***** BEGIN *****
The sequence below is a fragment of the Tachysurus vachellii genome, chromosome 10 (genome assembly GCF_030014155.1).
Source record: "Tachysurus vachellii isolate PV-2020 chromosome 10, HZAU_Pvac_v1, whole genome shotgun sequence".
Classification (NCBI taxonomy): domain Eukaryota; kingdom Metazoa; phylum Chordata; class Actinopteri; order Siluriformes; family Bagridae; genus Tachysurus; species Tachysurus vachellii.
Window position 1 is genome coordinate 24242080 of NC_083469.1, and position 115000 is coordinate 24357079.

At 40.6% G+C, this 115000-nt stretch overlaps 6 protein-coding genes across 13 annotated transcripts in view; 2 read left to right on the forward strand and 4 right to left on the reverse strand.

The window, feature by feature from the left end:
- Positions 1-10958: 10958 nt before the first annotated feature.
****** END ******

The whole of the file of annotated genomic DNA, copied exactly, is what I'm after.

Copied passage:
The sequence below is a fragment of the Tachysurus vachellii genome, chromosome 10 (genome assembly GCF_030014155.1).
Source record: "Tachysurus vachellii isolate PV-2020 chromosome 10, HZAU_Pvac_v1, whole genome shotgun sequence".
Classification (NCBI taxonomy): domain Eukaryota; kingdom Metazoa; phylum Chordata; class Actinopteri; order Siluriformes; family Bagridae; genus Tachysurus; species Tachysurus vachellii.
Window position 1 is genome coordinate 24242080 of NC_083469.1, and position 115000 is coordinate 24357079.

At 40.6% G+C, this 115000-nt stretch overlaps 6 protein-coding genes across 13 annotated transcripts in view; 2 read left to right on the forward strand and 4 right to left on the reverse strand.

The window, feature by feature from the left end:
- Positions 1-10958: 10958 nt before the first annotated feature.